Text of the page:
Friends, increasingly American experts like Carnegie's David Speedie are speaking out in more moderate voices regarding Russia's behaviors and intentions on the international scene -- this is welcome relief after the heyday of half truths, groundless accusations and ill will generated recently by American mainstream media. May their numbers multiply. I can certainly verify that one gets this sense from Russian people throughout the regions we visited in June. They were amazingly non-hostile when discussing US-Russia relations given that their purchasing power has been halved by the sanctions. They have a growing sense of themselves, their history and culture …. and Russia's ability to survive and eventually thrive within a milieu of classical norms. Sharon
"Soft Power": The Values that Shape Russian Foreign Policy
This article is in anticipation of an upcoming Carnegie Council project on Russian "soft power" and values that shape foreign policy.
In the increasingly frigid environment of U.S.-Russia relations, much attention is given to what may be seen as Russia's strategic "interests." (Of course, much of the policymaking class in the West seems to suggest that Russia is entitled to no "interests" whatsoever.) Of at least equal significance for understanding Russian attitudes, however, is a grasp of the values, the moral framework for Russia's foreign policy.
A valuable resource for this understanding is found in a recent article, "Russia's Orthodox Soft Power," by the University of Rhode Island scholar Nicolai Petro, who explores the "symphonic relationship" between the Russian Orthodox Church and the Russian state and the manner in which they both utilize the term Russky mir, or Russian World. For the discussion herein of what this entails, we are indebted to Professor Petro.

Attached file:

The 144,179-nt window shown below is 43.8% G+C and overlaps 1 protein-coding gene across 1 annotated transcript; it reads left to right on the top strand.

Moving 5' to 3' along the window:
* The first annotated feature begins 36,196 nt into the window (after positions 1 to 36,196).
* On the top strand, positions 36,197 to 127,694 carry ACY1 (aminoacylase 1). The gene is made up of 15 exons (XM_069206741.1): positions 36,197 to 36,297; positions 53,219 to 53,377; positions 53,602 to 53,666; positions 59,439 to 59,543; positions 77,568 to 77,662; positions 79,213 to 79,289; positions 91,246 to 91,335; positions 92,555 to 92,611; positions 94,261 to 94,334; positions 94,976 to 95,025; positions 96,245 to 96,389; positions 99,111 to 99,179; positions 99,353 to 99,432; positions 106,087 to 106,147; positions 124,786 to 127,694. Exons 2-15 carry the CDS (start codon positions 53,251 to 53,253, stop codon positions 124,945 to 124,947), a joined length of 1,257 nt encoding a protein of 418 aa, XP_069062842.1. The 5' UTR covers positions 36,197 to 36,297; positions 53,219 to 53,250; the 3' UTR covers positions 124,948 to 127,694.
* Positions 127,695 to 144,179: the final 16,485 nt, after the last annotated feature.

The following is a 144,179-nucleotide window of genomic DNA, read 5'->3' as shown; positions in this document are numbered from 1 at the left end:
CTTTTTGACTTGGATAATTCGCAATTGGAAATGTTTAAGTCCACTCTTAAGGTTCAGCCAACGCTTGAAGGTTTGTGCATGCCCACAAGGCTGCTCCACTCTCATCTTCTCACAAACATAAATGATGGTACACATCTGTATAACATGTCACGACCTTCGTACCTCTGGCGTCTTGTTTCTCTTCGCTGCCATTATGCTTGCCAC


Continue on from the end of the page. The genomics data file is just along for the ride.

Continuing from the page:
As Petro observes, the term Russky mir has been wrongly interpreted by some Western analysts as the "perverse intersection" between the Russian state and the Russian Orthodox Church; in reality, the term is employed differently by each party. Where the state uses it as a tool for expanding Russia's cultural and political influence, the Church views it as a spiritual concept linked to God's objective for the rebuilding of a Holy Rus. The relationship between the two provides a popular and definable framework for Russian foreign policy. Values play a significant role in policy formulation and, throughout modern history, three constants dictate how Russia responds to Western actions: sovereignty, capability to defend that sovereignty, and loyalty to those who share Russia's sense of honor. (The 2014 conflict Ukraine exacerbated the perceived values gap between the West and Russia, yet Russia claims it occupies the higher moral ground by defending its core values of honor in the context of the unique historical, religious, and cultural bonds with Ukraine.)
In summary: The significance of religion in Russian life allows the state to garner huge social capital from having the blessing of the Orthodox Church, and likewise the Church benefits from the relationship by disseminating its message of Christianity worldwide via Russian foreign policy. For the state, Russky Mir is a political/cultural tool for strengthening domestic stability, worldwide status, and influence in neighboring states. For the Church, it is a religious foundation essential for reversing the secularization of society (which it sees as an unwelcome evolution already well underway in the West).